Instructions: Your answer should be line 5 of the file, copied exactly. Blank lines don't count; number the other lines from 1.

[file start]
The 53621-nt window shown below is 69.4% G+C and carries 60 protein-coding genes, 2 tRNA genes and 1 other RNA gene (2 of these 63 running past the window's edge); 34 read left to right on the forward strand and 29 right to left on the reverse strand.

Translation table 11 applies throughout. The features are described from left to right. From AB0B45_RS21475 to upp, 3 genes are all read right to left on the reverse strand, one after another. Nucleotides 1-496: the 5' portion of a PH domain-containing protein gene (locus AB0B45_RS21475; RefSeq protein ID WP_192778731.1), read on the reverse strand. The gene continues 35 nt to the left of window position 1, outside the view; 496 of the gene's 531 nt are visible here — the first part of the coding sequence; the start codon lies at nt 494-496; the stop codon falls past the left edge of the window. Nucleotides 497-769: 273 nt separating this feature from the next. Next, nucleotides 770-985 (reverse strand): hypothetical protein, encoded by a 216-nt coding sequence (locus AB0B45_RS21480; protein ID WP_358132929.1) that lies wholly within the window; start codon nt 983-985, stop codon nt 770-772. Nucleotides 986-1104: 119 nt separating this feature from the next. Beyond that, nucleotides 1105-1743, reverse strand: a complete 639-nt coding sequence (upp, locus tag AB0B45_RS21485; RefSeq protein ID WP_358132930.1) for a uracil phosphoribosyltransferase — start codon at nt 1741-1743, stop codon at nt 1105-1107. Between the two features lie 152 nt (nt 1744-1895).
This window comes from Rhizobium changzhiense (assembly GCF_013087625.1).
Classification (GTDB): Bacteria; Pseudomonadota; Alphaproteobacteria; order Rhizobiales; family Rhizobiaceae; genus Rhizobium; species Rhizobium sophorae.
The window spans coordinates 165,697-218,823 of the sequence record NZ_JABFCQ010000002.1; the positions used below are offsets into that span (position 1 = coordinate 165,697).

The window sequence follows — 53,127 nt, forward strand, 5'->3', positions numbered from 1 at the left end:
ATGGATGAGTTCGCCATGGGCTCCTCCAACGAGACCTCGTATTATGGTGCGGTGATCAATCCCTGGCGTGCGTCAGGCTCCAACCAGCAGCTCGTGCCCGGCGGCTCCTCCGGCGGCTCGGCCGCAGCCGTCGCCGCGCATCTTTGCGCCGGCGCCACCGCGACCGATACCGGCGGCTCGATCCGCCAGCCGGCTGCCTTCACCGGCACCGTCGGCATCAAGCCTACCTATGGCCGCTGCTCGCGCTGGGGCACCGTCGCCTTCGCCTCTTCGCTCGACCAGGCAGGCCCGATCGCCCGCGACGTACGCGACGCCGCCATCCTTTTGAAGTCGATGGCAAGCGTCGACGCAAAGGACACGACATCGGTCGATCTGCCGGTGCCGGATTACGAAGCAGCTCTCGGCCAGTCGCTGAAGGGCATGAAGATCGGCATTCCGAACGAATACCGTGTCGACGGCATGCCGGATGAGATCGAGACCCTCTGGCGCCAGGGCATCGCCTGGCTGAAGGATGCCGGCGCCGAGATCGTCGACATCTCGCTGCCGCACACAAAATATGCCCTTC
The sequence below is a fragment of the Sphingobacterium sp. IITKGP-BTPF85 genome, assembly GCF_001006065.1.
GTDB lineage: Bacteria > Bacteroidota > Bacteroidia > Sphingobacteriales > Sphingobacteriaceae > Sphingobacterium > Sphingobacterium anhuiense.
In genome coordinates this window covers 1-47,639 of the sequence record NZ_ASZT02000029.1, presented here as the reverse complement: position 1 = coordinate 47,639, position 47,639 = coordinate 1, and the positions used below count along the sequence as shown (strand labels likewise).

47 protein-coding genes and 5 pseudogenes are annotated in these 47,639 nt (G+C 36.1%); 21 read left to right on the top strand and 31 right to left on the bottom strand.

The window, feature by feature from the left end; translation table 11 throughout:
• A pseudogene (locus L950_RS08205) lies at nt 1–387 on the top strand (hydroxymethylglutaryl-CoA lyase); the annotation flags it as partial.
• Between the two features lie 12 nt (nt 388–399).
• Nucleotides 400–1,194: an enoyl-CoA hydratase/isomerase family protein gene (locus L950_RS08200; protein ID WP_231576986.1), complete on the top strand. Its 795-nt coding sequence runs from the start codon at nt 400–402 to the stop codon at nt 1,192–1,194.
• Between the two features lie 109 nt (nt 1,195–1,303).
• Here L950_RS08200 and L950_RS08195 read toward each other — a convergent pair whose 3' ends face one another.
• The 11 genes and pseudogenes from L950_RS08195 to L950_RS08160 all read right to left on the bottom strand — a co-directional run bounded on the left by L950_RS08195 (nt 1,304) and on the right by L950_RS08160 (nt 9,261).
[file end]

The window spans coordinates 165,697-218,823 of the sequence record NZ_JABFCQ010000002.1; the positions used below are offsets into that span (position 1 = coordinate 165,697).